Note: I have written about Superdry previously, investors should see this as an update to my earlier article on the company.
In my last article, I outlined why I believe that Superdry (OTCPK:SEPGF) wasn’t worth the risk and that it would be a tough ship to turn around. Since then shares stand down 17%, and 12% of this fall occurred today as the company released its final results. These results formed a dim picture for Superdry for the 52 weeks to the end of April and highlighted how much even a small period of disruption can affect the company’s numbers. I am still maintaining my previous thesis and staying away from the Superdry falling knife.
Total revenues fell by 19% to £700 million while gross margins were pushed down 1.5 basis pts to 53.6%. Due to the sizable fall in revenues, Superdry fell to a large £41.8 million underlying loss in the full year. With exceptional items of £125 million, this figure came to £166 million (statutory loss). Total cash stood just below £49 million by mid-September. These results shouldn’t surprise the market too much, as in their previous Q4 trading update they already outlined that total revenues for the full year would drop around 19%.
What I believe triggered the fall was the statement the board made regarding the outlook. It was expected that Superdry would not issue full-year guidance but the company did provide clarity on how uncertain the future is:
We remain cautious on the shape of the economic recovery, and the impact this may have on our ability to turnaround performance in line with our plan. Consequently, we recognise there is a material uncertainty, and are not providing formal guidance.
In the company’s going concern discussion within the report, management did outline that they may have to request a waiver from lenders in Q3 2021. This is due to the fact that the covenants would be under pressure over the 12-month period. In this regard, the Q3 trading period is extremely important for Superdry. I believe that this period will still be significantly affected by COVID as consumer demand remains weak in physical stores. This is worsened by the fact the UK government is now planning on moving back to alert level 4 for COVID which will only bring more uncertainty for consumers.
Due to this Superdry will need to see very strong performance in its eCommerce business. There has been some promise in this regard as eCommerce sales in Q1 2021 have been twice that in comparison to the previous year. However, I remind investors that even with this online sales remain smaller than overall sales in comparison to physical stores. Even then eCommerce sales were still down for the full year 2020 (8%). So the comparison to Q1 2020 wasn’t exactly a quarter of great success either.
The company did provide some clarity on the performance since the final results in the announcement. It clearly shows that although the first few months saw a large growth in eCommerce sales in comparison to the prior year, this then tailed off in August and September. Over the 20 weeks to 12 September, the eCommerce growth was just 55% vs. growth of 126% in the 4 weeks to 27 June. The 4 weeks after 27 June showed growth of 56.8%.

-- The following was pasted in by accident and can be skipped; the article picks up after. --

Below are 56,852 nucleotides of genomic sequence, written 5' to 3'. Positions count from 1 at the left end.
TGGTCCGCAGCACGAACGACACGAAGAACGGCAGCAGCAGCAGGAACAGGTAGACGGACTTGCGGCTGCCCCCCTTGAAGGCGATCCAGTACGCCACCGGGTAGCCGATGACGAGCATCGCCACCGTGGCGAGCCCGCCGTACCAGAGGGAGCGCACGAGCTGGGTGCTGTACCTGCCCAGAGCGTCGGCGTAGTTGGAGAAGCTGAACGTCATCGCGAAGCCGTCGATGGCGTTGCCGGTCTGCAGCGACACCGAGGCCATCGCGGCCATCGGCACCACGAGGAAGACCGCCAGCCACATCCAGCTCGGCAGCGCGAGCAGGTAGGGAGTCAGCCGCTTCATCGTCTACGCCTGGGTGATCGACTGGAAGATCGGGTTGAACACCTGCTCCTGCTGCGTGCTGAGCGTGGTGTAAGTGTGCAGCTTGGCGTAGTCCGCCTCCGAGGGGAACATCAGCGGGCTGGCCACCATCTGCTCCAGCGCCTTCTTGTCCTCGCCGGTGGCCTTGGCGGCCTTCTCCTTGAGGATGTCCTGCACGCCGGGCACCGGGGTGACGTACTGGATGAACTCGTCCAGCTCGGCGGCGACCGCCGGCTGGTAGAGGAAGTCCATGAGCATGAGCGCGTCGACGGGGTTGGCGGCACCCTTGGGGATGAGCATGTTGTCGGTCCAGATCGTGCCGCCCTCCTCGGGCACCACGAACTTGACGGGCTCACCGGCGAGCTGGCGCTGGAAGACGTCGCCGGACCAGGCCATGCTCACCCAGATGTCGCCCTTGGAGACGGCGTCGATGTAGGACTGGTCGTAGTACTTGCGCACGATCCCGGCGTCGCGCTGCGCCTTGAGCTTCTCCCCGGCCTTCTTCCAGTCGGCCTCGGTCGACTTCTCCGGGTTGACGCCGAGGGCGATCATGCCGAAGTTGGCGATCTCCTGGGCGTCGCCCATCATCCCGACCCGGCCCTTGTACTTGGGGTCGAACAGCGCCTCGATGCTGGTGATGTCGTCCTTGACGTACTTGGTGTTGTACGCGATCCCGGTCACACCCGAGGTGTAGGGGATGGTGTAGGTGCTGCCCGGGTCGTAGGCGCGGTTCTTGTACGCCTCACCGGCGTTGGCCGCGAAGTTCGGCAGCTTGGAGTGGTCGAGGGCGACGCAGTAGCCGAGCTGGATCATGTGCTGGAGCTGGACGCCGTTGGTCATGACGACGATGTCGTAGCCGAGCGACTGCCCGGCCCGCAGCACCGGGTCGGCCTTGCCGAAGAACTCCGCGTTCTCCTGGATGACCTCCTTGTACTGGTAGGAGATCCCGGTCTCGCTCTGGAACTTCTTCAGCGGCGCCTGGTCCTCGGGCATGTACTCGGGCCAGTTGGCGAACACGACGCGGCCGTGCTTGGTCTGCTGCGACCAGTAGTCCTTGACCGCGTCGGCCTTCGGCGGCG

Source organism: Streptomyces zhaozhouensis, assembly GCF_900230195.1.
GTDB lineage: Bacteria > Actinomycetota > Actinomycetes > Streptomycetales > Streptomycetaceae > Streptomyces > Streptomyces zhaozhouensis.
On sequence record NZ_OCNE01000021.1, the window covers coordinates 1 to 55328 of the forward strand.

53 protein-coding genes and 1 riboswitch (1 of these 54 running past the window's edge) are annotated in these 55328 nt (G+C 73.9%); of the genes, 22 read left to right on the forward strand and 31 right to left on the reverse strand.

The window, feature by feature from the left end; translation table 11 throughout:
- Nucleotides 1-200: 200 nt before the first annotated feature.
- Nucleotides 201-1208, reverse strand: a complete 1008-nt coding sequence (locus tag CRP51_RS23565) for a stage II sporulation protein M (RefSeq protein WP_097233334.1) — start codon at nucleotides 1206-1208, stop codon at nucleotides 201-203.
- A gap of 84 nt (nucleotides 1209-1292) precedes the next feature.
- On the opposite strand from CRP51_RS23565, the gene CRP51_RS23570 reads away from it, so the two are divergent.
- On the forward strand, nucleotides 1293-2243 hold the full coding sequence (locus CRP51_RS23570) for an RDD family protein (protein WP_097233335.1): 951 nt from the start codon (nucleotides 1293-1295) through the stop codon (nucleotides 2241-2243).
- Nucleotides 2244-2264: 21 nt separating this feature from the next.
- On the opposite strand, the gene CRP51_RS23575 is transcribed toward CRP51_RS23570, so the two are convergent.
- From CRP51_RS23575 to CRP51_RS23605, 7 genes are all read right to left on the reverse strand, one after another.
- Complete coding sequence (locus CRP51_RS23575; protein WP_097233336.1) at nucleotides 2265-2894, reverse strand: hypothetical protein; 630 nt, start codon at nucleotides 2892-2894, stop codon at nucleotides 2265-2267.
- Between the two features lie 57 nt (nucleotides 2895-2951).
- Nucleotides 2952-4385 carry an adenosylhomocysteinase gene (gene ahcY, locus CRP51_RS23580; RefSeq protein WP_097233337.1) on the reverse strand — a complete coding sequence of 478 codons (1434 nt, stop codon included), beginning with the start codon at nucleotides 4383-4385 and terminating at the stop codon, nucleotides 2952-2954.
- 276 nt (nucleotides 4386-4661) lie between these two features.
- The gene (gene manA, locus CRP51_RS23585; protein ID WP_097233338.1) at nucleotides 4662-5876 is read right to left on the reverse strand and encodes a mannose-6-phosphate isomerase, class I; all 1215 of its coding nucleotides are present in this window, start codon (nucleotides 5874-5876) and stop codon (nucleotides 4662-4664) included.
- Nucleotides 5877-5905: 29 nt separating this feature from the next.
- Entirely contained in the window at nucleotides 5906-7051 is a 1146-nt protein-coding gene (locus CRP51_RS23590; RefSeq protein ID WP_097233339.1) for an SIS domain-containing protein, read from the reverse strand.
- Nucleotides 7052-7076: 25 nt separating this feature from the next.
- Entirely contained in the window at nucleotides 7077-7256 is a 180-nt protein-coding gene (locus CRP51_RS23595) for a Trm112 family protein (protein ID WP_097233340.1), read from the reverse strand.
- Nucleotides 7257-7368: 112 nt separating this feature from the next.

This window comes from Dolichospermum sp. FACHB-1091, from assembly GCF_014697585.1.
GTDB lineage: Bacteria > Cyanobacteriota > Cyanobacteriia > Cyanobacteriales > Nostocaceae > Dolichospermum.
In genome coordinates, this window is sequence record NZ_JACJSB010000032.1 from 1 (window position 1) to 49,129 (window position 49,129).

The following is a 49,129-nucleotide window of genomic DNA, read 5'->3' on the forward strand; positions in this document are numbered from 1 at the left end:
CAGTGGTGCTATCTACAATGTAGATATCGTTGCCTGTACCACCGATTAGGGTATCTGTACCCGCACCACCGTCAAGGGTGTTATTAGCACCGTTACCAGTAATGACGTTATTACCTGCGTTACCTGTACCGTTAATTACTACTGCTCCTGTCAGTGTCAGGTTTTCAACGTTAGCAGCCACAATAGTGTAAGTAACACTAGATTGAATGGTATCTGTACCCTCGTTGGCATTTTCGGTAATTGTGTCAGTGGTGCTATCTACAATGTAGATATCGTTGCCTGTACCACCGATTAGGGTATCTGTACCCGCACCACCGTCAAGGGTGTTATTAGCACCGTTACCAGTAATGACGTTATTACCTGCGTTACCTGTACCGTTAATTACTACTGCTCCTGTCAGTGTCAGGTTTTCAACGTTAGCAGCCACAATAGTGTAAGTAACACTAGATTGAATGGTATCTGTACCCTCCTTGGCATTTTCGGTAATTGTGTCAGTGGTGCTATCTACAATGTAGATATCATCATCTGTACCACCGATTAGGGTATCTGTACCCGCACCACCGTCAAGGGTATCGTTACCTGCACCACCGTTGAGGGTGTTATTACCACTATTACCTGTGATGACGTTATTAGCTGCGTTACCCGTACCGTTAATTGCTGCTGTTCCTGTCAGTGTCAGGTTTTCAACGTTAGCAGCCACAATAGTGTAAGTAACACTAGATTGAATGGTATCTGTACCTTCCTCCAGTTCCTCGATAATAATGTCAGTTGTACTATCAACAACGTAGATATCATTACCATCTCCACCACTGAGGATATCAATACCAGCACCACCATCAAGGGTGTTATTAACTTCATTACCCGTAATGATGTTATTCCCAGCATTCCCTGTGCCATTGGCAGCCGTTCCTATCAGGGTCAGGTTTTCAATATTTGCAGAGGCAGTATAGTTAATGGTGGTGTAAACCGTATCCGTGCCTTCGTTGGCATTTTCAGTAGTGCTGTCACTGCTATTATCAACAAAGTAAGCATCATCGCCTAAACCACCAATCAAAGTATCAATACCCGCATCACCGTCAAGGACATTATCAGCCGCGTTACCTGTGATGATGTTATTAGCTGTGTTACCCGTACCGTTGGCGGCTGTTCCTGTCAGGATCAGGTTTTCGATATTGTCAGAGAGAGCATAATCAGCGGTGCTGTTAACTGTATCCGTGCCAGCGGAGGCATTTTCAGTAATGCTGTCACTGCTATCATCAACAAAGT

Superdry has started to see improved performance in physical stores since social distancing measures were introduced but trading was still ‘disrupted’. However, even this improvement may soon be affected as the UK government looks to increase COVID measures once again as cases in the UK have started to rise and fears of a second spike have become more prominent.
Looking ahead – the turnaround
Looking forward the picture still remains incredibly uncertain, although some optimism has come from Julian Dunkerton coming back as the CEO last year. I agree with the plan that Julian has set out to maintain strong pricing control and move Superdry to a greater online presence, but I believe the execution of this will prove difficult. The company finds itself in an extremely precarious position where their outlook remains very uncertain. These results have merely confirmed this and remind investors that Q3 remains a pivotal trading period which may decide Superdry’s future.
The company will likely have to rely on lenders to renegotiate covenants if better performance isn’t seen in Q3. I still believe that Superdry will struggle to try and match consumer trends once again after becoming detached from them for such a long period. After losing traction among consumers, it can be difficult to get this brand image back. This is the case for Superdry where large discounting has undermined the previous strong brand image that the company had upheld.
Superdry’s final results have reaffirmed the market’s concerns regarding recent performance and the effect store closures have had on revenues. However, what really drove the share price fall was the uncertain outlook picture that the management has made out for the future. There is still material uncertainty regarding Superdry’s future and the potential need to negotiate with lenders over the next financial year. While I believe if management could turn Superdry around then returns would be large for shareholders, this remains a big ‘if’ – one that I believe is unlikely to come to fruition. I am maintaining my previous thesis and staying away from Superdry.
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Disclosure: I/we have no positions in any stocks mentioned, and no plans to initiate any positions within the next 72 hours. I wrote this article myself, and it expresses my own opinions. I am not receiving compensation for it (other than from Seeking Alpha). I have no business relationship with any company whose stock is mentioned in this article.